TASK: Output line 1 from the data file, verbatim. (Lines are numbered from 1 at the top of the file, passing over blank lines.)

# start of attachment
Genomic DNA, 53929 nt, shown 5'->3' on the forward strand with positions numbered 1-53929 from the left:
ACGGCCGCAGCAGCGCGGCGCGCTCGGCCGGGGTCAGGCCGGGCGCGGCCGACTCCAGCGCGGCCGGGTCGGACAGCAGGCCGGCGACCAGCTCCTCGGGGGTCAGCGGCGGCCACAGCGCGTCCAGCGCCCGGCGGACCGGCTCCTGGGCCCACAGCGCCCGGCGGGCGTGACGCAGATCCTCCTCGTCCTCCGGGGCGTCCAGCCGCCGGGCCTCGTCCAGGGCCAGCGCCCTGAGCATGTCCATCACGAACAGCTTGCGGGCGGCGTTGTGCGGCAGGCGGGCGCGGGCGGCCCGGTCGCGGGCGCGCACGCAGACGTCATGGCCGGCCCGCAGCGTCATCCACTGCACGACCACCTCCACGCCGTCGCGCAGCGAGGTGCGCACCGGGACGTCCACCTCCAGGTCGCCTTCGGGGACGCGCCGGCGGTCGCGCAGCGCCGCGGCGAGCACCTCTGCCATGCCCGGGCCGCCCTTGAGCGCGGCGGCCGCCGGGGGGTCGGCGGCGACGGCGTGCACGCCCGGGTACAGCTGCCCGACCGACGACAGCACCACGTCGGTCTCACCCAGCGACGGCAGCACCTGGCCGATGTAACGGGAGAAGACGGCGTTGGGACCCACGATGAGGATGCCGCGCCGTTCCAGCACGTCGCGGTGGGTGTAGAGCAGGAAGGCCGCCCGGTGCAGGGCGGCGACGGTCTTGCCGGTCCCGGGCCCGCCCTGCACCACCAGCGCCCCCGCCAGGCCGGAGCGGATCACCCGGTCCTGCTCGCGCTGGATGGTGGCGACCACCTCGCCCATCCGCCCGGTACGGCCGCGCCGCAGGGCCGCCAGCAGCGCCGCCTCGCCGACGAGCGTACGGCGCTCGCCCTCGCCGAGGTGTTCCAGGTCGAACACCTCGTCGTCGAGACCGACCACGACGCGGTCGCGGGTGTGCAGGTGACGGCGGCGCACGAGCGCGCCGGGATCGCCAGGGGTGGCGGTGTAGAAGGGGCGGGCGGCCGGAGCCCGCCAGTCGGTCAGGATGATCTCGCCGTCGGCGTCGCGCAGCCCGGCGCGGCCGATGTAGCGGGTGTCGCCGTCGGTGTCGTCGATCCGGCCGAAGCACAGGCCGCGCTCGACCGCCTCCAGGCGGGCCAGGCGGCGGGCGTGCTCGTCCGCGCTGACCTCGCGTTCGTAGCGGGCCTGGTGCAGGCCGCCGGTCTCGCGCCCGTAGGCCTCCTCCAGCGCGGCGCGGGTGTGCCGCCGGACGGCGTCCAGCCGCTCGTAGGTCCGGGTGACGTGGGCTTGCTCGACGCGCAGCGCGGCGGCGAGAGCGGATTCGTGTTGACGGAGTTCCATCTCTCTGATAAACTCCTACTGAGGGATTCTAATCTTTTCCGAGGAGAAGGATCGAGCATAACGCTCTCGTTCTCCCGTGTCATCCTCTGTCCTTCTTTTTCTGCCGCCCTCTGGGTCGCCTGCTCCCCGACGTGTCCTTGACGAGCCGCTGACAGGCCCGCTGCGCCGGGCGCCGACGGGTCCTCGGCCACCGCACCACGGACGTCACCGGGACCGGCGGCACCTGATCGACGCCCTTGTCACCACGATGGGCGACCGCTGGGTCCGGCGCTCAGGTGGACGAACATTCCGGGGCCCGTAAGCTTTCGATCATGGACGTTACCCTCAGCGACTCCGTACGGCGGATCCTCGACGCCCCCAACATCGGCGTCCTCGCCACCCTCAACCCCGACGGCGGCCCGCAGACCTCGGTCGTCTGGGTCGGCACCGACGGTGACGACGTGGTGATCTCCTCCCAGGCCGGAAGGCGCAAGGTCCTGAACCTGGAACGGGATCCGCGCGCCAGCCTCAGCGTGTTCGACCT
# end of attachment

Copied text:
Genomic DNA, 53929 nt, shown 5'->3' on the forward strand with positions numbered 1-53929 from the left: